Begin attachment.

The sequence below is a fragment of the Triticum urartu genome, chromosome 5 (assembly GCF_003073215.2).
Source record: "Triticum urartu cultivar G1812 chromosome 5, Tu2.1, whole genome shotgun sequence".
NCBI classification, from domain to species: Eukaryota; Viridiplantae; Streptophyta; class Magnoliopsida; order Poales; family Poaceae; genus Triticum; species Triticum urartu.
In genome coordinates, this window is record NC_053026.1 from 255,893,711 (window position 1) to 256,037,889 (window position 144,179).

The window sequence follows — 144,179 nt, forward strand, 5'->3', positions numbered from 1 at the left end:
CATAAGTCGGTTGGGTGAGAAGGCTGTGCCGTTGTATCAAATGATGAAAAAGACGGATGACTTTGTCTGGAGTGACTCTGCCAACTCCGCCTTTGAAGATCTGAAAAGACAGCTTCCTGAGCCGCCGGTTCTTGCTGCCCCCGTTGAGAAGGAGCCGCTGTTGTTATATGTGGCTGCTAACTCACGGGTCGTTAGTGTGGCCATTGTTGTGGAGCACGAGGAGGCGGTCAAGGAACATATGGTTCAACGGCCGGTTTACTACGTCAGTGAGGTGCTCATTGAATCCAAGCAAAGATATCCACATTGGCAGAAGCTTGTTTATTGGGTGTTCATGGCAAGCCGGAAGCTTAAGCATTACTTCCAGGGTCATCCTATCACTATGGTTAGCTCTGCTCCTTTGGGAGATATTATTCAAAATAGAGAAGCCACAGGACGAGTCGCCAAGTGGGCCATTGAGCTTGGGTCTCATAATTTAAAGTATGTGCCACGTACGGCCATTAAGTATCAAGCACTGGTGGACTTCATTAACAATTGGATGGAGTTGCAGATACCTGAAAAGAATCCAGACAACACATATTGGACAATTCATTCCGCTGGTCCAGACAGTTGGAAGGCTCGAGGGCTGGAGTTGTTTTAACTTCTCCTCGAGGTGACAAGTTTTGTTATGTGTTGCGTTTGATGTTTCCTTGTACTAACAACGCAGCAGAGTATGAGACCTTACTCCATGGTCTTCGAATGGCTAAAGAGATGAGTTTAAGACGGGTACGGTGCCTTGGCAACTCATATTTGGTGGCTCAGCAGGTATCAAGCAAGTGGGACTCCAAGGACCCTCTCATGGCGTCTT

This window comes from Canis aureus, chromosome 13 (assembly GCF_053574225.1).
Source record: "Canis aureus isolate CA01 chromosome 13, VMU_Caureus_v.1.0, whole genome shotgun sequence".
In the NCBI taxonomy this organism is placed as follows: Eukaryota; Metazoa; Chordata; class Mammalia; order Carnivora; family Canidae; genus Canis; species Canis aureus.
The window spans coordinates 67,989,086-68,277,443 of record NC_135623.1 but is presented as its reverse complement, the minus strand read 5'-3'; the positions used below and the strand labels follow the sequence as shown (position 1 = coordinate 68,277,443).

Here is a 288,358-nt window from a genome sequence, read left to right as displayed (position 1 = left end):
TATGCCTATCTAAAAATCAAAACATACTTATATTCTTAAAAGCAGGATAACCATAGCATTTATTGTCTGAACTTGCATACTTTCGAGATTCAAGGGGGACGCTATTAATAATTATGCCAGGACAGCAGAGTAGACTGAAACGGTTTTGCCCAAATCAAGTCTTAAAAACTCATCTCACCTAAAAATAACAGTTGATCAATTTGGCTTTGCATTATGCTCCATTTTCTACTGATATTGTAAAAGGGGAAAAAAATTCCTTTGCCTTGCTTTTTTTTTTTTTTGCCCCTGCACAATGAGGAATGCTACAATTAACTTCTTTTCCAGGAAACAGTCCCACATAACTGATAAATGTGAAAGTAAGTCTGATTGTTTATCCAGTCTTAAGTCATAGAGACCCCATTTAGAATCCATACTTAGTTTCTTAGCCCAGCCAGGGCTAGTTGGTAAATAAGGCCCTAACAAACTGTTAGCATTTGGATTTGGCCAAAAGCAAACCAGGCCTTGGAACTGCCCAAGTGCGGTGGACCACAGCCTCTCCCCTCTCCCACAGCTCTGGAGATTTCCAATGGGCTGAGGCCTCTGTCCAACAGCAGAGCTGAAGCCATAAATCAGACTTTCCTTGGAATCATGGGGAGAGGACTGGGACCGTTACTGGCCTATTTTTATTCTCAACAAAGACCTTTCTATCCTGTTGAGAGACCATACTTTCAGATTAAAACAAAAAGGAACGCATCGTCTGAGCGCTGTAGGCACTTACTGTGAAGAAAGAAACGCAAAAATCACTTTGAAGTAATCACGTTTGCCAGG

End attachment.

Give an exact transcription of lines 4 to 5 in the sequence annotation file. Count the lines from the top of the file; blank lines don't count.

In genome coordinates, this window is record NC_053026.1 from 255,893,711 (window position 1) to 256,037,889 (window position 144,179).

The window sequence follows — 144,179 nt, forward strand, 5'->3', positions numbered from 1 at the left end: